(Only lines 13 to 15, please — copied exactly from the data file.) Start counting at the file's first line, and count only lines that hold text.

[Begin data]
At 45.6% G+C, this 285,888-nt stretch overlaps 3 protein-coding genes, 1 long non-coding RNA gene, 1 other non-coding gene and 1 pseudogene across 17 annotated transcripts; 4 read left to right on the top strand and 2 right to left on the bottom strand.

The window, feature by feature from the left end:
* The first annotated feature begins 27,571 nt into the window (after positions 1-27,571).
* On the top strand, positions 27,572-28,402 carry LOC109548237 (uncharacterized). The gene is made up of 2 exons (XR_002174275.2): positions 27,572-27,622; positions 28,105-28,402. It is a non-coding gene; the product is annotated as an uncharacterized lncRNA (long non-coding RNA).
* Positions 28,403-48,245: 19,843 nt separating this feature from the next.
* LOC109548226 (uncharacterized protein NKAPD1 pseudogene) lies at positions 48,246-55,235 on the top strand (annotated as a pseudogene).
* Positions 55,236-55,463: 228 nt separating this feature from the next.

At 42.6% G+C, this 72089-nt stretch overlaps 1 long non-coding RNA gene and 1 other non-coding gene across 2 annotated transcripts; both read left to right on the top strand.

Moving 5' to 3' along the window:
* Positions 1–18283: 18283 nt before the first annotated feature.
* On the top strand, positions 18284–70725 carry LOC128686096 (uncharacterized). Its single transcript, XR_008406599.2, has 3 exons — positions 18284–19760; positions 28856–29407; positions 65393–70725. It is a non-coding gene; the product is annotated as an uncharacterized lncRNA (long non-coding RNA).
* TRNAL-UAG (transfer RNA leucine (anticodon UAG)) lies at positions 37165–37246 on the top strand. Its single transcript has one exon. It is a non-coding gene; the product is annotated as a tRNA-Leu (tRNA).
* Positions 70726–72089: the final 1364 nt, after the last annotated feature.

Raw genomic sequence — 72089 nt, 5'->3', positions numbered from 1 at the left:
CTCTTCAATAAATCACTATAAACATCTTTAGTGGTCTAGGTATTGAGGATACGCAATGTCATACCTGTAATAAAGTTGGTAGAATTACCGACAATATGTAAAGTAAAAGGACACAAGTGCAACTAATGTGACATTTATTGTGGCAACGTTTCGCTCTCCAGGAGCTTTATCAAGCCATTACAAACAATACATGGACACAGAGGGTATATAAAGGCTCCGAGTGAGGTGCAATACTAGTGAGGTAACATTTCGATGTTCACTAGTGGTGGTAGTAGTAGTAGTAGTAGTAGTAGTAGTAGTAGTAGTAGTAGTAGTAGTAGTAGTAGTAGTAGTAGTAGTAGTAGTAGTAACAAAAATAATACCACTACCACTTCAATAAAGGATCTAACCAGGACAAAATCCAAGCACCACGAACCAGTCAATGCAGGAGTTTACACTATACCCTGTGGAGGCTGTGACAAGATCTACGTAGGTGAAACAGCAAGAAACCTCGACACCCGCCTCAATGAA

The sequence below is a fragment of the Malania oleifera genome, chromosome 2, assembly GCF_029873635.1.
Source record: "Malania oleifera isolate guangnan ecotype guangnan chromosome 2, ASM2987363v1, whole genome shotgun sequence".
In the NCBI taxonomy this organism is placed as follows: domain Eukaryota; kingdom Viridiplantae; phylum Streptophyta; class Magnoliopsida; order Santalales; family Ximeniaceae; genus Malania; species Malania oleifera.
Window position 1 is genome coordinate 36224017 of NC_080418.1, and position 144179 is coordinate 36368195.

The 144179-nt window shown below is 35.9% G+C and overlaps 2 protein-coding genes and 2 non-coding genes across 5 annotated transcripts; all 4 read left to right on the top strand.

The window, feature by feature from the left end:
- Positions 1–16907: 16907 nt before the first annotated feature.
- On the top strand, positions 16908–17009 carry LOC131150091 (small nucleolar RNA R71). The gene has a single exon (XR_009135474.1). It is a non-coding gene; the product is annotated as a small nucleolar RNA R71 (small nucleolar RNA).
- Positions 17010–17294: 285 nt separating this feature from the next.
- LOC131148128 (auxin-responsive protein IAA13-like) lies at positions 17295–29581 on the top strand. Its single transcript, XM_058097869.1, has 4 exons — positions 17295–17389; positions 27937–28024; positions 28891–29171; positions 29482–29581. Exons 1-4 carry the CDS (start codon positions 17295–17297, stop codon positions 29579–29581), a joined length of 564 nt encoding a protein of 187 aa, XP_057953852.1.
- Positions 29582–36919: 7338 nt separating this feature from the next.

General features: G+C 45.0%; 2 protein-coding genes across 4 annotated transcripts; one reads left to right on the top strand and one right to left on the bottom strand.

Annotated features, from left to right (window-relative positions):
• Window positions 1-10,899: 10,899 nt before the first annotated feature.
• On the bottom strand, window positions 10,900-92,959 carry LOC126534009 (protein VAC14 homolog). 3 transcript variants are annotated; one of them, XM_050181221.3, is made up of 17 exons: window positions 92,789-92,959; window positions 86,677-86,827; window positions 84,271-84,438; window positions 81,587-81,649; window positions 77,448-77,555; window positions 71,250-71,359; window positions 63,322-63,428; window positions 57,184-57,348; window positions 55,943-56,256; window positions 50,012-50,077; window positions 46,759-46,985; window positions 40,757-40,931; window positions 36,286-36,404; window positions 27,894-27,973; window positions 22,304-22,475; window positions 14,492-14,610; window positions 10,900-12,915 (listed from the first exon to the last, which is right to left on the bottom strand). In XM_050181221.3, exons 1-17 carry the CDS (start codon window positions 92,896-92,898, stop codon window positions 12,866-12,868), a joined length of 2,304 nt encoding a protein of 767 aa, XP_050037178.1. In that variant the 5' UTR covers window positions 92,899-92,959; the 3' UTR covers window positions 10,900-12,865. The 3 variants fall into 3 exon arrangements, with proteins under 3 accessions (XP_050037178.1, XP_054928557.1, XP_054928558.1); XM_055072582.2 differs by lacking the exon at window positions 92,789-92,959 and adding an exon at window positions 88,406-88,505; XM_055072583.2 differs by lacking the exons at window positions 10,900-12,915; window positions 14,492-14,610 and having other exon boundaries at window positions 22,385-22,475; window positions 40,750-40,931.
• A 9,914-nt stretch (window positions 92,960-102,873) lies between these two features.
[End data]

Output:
* Positions 70726–72089: the final 1364 nt, after the last annotated feature.

Raw genomic sequence — 72089 nt, 5'->3', positions numbered from 1 at the left:
CTCTTCAATAAATCACTATAAACATCTTTAGTGGTCTAGGTATTGAGGATACGCAATGTCATACCTGTAATAAAGTTGGTAGAATTACCGACAATATGTAAAGTAAAAGGACACAAGTGCAACTAATGTGACATTTATTGTGGCAACGTTTCGCTCTCCAGGAGCTTTATCAAGCCATTACAAACAATACATGGACACAGAGGGTATATAAAGGCTCCGAGTGAGGTGCAATACTAGTGAGGTAACATTTCGATGTTCACTAGTGGTGGTAGTAGTAGTAGTAGTAGTAGTAGTAGTAGTAGTAGTAGTAGTAGTAGTAGTAGTAGTAGTAGTAGTAGTAGTAGTAGTAACAAAAATAATACCACTACCACTTCAATAAAGGATCTAACCAGGACAAAATCCAAGCACCACGAACCAGTCAATGCAGGAGTTTACACTATACCCTGTGGAGGCTGTGACAAGATCTACGTAGGTGAAACAGCAAGAAACCTCGACACCCGCCTCAATGAA